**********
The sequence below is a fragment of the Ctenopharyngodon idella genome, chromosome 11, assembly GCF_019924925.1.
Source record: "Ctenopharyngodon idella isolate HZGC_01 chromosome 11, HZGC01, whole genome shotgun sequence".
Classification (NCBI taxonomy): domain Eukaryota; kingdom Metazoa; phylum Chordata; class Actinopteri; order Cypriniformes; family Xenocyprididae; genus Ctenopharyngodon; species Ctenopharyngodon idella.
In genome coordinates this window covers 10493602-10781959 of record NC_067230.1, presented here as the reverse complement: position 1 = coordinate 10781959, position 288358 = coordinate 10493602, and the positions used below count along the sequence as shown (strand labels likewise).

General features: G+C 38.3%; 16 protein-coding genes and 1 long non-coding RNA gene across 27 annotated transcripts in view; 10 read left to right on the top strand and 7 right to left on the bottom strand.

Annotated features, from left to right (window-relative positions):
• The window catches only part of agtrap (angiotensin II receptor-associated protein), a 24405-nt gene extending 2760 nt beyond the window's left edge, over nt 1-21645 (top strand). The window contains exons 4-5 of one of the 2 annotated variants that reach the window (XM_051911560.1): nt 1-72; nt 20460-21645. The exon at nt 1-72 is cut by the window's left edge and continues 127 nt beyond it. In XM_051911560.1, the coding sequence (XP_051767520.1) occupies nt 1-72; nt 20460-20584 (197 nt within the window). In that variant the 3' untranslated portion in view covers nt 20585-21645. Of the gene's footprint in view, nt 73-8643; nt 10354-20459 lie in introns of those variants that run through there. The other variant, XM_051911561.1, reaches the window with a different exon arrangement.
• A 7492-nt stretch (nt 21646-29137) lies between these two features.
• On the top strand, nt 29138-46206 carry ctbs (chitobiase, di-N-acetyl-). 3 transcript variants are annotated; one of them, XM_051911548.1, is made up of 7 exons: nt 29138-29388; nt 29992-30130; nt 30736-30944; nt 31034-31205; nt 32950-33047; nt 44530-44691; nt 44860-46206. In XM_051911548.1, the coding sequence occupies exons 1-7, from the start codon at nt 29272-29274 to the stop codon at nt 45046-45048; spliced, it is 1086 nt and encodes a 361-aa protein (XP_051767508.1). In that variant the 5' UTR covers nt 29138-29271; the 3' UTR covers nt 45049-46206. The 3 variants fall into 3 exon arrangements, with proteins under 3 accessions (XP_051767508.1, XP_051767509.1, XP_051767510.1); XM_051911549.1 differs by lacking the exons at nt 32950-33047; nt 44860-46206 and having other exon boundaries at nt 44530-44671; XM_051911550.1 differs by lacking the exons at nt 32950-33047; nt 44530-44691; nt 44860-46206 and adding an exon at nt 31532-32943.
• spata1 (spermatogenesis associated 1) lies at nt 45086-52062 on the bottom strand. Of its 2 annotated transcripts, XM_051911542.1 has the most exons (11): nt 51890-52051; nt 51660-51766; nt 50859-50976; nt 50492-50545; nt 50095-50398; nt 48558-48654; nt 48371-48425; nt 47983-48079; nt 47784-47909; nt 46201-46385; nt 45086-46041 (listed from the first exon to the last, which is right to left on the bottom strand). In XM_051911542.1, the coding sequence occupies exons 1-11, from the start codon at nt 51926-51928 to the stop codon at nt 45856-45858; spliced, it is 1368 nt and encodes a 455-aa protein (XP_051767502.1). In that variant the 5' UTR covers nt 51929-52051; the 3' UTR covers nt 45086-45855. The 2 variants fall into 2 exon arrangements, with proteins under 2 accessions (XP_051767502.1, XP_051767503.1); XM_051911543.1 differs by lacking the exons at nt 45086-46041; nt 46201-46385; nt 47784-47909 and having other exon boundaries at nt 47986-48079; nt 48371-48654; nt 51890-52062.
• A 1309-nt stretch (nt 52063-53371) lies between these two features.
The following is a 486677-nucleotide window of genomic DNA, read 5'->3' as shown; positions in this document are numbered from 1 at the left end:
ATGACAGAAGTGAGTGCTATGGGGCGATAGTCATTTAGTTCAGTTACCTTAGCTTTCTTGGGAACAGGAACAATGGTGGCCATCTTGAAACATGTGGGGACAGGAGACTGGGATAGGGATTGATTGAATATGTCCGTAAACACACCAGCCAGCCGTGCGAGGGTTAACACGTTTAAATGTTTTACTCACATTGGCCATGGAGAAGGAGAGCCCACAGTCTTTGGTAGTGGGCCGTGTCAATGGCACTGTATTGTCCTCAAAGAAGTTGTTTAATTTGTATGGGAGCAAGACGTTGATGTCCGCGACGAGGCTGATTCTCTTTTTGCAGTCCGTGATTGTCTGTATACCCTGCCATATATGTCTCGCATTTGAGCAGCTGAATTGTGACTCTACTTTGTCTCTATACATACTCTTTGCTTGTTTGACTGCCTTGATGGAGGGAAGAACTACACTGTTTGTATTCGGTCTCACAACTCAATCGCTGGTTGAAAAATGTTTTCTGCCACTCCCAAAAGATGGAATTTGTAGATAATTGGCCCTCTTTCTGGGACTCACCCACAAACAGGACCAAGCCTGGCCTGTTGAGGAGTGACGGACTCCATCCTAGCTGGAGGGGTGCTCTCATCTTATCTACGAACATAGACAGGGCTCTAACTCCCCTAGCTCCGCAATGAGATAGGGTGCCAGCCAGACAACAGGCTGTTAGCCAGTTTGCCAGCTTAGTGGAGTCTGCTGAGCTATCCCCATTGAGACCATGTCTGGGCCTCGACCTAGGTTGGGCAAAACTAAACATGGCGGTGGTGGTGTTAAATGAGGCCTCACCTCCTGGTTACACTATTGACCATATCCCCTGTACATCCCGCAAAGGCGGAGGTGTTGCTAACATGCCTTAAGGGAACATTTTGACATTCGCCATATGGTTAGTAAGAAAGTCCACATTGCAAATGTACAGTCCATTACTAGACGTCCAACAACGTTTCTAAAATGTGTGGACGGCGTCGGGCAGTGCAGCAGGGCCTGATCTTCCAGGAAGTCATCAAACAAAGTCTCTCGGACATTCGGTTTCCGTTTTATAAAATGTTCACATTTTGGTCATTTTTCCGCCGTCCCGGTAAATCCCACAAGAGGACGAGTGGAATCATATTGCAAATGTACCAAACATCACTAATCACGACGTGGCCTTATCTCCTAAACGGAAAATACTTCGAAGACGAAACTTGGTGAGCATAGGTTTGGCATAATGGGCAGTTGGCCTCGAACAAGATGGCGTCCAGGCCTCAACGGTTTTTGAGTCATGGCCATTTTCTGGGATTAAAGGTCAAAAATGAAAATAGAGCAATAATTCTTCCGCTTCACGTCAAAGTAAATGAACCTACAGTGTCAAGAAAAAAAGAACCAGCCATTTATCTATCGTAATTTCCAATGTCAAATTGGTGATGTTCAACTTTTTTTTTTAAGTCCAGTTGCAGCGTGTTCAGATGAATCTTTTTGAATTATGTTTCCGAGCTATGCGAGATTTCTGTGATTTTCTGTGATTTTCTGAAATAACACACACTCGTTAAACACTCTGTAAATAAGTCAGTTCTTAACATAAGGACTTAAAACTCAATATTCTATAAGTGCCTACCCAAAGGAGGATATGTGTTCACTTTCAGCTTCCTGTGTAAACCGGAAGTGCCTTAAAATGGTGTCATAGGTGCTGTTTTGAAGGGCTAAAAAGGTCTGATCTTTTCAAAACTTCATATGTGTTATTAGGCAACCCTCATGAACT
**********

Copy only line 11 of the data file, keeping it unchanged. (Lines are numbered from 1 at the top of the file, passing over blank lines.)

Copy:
• A 1309-nt stretch (nt 52063-53371) lies between these two features.